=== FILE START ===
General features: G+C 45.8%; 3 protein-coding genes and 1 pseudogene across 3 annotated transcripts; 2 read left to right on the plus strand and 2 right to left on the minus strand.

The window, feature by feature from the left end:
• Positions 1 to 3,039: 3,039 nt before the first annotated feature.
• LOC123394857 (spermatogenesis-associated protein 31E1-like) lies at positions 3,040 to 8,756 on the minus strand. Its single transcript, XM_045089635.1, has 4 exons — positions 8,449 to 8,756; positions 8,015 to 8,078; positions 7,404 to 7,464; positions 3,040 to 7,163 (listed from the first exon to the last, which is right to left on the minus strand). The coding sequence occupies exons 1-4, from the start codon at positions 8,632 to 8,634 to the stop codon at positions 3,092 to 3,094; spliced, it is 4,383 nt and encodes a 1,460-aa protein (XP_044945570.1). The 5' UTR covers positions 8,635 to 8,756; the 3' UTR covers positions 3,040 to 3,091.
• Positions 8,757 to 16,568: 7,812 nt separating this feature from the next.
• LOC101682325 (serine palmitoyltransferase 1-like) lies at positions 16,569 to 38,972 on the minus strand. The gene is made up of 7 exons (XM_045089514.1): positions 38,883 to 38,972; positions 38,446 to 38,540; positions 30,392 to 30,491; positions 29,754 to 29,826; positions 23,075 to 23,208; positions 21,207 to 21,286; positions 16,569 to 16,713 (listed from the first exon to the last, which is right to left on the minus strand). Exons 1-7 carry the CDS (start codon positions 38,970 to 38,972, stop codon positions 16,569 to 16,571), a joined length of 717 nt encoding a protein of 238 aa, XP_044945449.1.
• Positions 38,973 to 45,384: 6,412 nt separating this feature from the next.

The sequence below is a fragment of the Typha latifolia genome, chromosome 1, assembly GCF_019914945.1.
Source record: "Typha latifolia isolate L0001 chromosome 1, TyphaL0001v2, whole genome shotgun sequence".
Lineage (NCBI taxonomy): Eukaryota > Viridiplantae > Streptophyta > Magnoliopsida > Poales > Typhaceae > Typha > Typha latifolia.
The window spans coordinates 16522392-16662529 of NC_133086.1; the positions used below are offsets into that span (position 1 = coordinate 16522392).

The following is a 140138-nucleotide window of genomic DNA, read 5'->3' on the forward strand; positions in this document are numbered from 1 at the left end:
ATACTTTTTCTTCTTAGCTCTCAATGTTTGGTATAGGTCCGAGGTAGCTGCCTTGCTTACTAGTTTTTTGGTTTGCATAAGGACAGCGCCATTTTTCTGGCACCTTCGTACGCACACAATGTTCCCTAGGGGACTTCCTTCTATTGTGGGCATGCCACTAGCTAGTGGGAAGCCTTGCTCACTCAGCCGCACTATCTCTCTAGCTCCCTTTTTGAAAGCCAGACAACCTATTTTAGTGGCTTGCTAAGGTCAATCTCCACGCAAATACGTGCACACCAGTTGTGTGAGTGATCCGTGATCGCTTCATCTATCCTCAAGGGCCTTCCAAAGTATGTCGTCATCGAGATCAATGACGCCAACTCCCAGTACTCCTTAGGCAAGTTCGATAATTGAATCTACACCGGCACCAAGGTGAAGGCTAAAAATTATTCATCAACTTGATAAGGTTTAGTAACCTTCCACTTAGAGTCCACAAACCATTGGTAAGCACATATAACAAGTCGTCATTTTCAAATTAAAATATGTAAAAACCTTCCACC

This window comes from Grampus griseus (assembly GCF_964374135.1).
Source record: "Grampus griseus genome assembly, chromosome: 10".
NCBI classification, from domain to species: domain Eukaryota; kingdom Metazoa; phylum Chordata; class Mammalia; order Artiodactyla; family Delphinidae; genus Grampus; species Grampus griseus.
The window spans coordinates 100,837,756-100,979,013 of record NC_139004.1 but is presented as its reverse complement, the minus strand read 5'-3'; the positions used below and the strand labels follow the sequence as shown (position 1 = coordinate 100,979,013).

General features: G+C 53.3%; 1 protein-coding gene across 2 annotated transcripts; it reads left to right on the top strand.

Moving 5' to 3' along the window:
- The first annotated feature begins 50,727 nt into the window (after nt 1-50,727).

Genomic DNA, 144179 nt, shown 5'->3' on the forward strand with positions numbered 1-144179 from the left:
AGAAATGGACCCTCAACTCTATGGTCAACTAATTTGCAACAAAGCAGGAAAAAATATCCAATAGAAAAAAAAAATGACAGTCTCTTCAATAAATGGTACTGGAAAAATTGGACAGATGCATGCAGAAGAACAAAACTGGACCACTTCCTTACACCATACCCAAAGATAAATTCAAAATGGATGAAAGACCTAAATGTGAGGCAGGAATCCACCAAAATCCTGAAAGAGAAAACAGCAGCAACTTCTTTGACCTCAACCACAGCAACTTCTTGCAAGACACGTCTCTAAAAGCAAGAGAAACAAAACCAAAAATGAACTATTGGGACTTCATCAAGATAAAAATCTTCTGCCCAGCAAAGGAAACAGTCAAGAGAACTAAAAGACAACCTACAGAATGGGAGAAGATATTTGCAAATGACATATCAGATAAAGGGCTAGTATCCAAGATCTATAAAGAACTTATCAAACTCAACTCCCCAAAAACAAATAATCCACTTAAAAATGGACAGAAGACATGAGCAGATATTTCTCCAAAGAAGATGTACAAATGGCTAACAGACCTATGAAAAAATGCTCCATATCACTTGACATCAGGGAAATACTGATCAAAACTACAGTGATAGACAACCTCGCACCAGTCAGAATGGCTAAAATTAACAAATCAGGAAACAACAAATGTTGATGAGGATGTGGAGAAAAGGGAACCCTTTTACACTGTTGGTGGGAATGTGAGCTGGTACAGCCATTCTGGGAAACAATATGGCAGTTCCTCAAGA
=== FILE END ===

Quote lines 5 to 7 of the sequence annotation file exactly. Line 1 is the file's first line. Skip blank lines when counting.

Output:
• Positions 8,757 to 16,568: 7,812 nt separating this feature from the next.
• LOC101682325 (serine palmitoyltransferase 1-like) lies at positions 16,569 to 38,972 on the minus strand. The gene is made up of 7 exons (XM_045089514.1): positions 38,883 to 38,972; positions 38,446 to 38,540; positions 30,392 to 30,491; positions 29,754 to 29,826; positions 23,075 to 23,208; positions 21,207 to 21,286; positions 16,569 to 16,713 (listed from the first exon to the last, which is right to left on the minus strand). Exons 1-7 carry the CDS (start codon positions 38,970 to 38,972, stop codon positions 16,569 to 16,571), a joined length of 717 nt encoding a protein of 238 aa, XP_044945449.1.
• Positions 38,973 to 45,384: 6,412 nt separating this feature from the next.